European Research Consortium Reports Sustainable Fuel Progress Using HPC

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A European research consortium has announced progress in the development of sustainable fuels.

The Center for Excellence in Combustion (CoEC), coordinated by the Barcelona Supercomputing Center (BSC) and comprised of 11 supercomputing centers, laboratories and universities, applies supercomputing technologies to developing advanced simulation software that support the decarbonization goals of the European Union in the energy and transportation sectors.

The organization reported what it said is a “notable breakthrough” linked to carbon-free hydrogen combustion. “…high-fidelity simulations were conducted to explore hydrogen combustion using a lab-scale gas turbine combustor model that had been experimentally characterized” at Technische Universität Berlin.

“The numerical results from these simulations contributed to understanding the primary characteristics of the flame and major chemical pathways for NOx formation, shedding light onto its stabilisation mechanisms, and revealing insights into flame resistance,” CoEC said.

The organization also said progress is being made in the understanding of carbon nanoparticles – i.e., soot – are formed in aero-engines. A collaboration of several universities and research centers in Europe, along with BSC, used simulations to generate “numerical results (to) guide the development of mitigation strategies, offering valuable insights for optimising the burner’s operation and limiting the emission of soot particles.”

The CoEC also said project has focused on development of software and methodologies to assist industrial partners in designing the next generation of hydrogen turbines for power generation and aviation propulsion. These tools can also support the operation and optimization of wind farms and enhance the efficiency of chemical reactors.

Additionally, CoEC has worked on HPC codes to explore the combustion of iron powder and hydrogen. This cyclic, carbon-free fuel holds the potential for storing and transporting renewable energy, and “understanding of its combustion is crucial for developing burner technology. Simulations of combustion of iron particles in CoEC’s codes has provided insights into iron powder flames, opening avenues for simulating iron powder combustion in industrial applications.”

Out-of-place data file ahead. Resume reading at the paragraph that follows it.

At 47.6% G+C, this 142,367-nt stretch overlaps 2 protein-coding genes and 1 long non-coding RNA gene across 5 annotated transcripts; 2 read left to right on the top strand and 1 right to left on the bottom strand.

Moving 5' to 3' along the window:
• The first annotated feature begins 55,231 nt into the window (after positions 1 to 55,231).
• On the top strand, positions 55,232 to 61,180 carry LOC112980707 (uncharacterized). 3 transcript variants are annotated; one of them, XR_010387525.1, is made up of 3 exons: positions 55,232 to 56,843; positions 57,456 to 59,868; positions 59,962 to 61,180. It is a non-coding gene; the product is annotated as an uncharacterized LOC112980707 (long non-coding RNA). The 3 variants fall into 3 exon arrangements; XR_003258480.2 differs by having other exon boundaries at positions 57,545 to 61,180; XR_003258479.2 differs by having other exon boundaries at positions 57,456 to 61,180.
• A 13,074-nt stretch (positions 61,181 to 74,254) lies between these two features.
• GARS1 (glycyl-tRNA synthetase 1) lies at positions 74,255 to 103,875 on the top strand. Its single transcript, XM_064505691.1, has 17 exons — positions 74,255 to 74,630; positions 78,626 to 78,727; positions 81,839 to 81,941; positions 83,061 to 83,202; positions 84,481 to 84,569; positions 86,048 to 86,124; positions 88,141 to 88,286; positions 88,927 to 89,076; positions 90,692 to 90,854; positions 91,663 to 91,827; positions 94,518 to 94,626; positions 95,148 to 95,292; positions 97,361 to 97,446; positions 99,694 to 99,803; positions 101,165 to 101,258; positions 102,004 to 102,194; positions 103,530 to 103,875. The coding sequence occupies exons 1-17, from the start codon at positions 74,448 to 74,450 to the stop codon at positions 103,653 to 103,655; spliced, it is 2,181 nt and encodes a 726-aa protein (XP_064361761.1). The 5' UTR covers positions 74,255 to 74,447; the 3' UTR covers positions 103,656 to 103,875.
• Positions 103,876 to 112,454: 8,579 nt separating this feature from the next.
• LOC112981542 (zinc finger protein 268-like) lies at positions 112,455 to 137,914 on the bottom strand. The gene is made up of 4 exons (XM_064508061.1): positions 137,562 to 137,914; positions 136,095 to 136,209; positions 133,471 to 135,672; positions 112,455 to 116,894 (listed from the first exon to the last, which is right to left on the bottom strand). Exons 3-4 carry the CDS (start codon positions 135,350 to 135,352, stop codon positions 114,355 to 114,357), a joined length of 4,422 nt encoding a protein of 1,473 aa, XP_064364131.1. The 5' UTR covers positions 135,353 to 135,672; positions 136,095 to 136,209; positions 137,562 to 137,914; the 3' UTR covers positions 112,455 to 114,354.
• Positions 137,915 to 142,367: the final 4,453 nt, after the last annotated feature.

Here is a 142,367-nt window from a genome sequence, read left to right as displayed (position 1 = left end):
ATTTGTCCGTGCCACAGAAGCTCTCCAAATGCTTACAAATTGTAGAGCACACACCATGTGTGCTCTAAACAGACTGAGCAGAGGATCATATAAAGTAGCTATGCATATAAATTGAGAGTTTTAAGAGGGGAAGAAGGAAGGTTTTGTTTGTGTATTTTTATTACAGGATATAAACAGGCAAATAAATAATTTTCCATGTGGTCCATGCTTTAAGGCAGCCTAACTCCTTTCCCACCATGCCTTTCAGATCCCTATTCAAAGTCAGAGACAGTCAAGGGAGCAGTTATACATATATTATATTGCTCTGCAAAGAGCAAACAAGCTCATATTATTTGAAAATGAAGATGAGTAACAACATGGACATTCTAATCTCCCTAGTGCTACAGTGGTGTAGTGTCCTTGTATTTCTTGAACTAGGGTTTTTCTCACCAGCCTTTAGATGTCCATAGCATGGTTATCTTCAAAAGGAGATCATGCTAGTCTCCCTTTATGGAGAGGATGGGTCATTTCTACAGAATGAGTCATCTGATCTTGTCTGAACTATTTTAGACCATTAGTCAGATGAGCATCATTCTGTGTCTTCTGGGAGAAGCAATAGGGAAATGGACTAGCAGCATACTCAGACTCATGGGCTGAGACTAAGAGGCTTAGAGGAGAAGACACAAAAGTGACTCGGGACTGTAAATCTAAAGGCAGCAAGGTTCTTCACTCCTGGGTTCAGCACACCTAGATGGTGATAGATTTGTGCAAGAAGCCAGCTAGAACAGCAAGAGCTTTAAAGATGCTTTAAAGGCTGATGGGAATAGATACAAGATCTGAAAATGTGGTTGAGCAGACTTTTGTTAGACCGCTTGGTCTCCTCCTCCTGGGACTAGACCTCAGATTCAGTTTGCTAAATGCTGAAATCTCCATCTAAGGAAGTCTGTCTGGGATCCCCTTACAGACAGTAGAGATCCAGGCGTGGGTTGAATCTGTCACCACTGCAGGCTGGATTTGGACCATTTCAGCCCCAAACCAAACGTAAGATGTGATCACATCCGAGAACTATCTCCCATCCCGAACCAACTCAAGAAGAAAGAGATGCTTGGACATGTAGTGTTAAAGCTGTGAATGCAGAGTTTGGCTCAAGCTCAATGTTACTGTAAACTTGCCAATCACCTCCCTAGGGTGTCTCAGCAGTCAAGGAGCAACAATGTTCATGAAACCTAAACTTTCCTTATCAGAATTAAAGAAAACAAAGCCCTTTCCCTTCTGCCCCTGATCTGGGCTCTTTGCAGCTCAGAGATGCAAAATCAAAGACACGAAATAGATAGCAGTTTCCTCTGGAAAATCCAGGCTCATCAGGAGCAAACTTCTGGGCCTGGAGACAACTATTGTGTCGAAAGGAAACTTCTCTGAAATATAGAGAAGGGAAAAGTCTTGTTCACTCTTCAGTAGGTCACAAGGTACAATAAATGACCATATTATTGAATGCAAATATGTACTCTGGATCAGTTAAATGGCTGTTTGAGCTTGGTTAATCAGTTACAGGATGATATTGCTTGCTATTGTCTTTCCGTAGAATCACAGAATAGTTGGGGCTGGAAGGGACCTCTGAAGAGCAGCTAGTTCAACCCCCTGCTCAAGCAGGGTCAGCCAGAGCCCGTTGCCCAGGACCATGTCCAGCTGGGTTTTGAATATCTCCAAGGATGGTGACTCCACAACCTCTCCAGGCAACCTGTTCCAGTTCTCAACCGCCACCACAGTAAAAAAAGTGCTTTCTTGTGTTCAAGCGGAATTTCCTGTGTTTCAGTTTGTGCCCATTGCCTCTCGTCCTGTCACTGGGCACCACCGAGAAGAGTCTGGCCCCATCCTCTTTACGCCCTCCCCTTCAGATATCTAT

CoEC said results also have been generated by a project connected to visualization of the extreme amount of data from exascale-class simulations of nekCRF, a reactive flow solver. Part of this work involved developing new new simulation code so that it makes efficient use of GPU chips.

“All exascale supercomputers use GPUs for most of their performance, in contrast to petascale systems that use CPUs for most of their performance,” the CoEC said. “Simply optimising code developed for CPU systems to run efficiently on GPUs is typically impossible. Therefore, new simulation codes must be developed, which is highly non-trivial for complex simulations such as combustion applications.”

Several partners contributed nekCRF making efficient use of GPUs, accelerating time to a solution, CoEC said. “A particular focus has been placed on optimising nekCRF for the hardware of Europe’s first exascale supercomputer, JUPITER, to enable one of the largest combustion simulations in the world and the largest ever in Europe.

“Simulation has become the third scientific pillar alongside theory and experiment,” said Christian Hasse, professor in the Department of Mechanical Engineering, Darmstadt University of Technology, Germany, and one of the team leaders of CoEC. “We are just at the beginning of developing hydrogen aero gas turbines. The combination of unique experiments and, particularly important for CoEC, high-performance computing, provides insights into combustion processes that were unthinkable 10 years ago.”

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